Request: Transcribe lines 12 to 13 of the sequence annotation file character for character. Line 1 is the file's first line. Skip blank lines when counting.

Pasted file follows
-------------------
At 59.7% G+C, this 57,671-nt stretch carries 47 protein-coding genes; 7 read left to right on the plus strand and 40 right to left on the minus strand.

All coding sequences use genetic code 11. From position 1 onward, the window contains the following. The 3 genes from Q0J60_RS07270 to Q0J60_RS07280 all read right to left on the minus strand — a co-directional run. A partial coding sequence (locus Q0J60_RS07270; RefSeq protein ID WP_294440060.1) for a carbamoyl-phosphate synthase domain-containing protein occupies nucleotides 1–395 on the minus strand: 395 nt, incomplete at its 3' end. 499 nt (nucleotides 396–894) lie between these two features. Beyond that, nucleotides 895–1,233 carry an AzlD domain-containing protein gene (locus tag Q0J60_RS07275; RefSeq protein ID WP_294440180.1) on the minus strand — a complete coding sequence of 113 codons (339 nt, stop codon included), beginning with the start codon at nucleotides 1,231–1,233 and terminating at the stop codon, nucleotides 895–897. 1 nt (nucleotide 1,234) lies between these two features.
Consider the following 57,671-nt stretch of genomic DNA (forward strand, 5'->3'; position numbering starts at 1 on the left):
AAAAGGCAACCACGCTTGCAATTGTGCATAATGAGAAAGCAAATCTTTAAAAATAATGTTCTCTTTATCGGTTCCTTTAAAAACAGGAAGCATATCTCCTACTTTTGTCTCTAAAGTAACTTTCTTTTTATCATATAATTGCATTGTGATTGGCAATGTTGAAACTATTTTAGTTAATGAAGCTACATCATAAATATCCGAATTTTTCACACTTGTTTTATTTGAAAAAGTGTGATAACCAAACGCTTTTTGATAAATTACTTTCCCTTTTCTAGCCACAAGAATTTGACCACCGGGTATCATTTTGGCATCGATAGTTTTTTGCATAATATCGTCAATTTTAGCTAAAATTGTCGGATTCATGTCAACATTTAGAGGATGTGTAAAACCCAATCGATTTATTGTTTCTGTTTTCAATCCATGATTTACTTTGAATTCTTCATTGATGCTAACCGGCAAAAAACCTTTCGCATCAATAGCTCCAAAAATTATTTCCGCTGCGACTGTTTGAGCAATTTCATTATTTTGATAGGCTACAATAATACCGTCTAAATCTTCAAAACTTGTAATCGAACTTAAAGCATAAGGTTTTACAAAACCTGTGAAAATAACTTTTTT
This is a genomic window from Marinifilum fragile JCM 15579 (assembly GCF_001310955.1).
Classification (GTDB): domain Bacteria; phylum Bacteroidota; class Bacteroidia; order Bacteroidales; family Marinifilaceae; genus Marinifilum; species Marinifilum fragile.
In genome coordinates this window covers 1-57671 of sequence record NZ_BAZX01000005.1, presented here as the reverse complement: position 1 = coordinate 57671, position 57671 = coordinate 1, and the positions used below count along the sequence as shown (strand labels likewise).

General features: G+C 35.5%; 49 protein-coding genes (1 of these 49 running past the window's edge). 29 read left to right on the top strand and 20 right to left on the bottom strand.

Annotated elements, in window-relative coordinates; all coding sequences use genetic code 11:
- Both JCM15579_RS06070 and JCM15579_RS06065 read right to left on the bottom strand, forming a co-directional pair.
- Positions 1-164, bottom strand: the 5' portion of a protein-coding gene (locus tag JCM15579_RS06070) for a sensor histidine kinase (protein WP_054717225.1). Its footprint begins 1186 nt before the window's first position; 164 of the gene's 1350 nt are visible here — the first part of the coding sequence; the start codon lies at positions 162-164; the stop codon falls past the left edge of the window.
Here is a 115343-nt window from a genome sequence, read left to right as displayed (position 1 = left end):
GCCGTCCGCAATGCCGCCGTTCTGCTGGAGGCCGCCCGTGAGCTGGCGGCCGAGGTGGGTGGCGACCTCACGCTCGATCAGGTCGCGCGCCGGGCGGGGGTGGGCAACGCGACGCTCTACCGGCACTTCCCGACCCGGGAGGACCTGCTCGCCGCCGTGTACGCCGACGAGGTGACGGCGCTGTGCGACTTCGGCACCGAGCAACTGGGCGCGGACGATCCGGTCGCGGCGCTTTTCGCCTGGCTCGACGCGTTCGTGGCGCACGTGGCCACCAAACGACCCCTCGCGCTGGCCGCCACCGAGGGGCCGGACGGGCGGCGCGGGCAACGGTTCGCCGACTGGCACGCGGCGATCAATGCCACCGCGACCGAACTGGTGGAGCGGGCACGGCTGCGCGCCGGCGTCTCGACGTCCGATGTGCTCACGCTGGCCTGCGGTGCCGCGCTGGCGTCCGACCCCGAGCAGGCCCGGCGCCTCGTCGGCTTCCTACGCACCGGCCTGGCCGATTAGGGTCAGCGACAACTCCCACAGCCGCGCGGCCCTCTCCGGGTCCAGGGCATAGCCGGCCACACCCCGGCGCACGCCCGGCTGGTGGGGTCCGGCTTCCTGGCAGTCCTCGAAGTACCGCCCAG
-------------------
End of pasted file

Here is a 115343-nt window from a genome sequence, read left to right as displayed (position 1 = left end):
GCCGTCCGCAATGCCGCCGTTCTGCTGGAGGCCGCCCGTGAGCTGGCGGCCGAGGTGGGTGGCGACCTCACGCTCGATCAGGTCGCGCGCCGGGCGGGGGTGGGCAACGCGACGCTCTACCGGCACTTCCCGACCCGGGAGGACCTGCTCGCCGCCGTGTACGCCGACGAGGTGACGGCGCTGTGCGACTTCGGCACCGAGCAACTGGGCGCGGACGATCCGGTCGCGGCGCTTTTCGCCTGGCTCGACGCGTTCGTGGCGCACGTGGCCACCAAACGACCCCTCGCGCTGGCCGCCACCGAGGGGCCGGACGGGCGGCGCGGGCAACGGTTCGCCGACTGGCACGCGGCGATCAATGCCACCGCGACCGAACTGGTGGAGCGGGCACGGCTGCGCGCCGGCGTCTCGACGTCCGATGTGCTCACGCTGGCCTGCGGTGCCGCGCTGGCGTCCGACCCCGAGCAGGCCCGGCGCCTCGTCGGCTTCCTACGCACCGGCCTGGCCGATTAGGGTCAGCGACAACTCCCACAGCCGCGCGGCCCTCTCCGGGTCCAGGGCATAGCCGGCCACACCCCGGCGCACGCCCGGCTGGTGGGGTCCGGCTTCCTGGCAGTCCTCGAAGTACCGCCCAG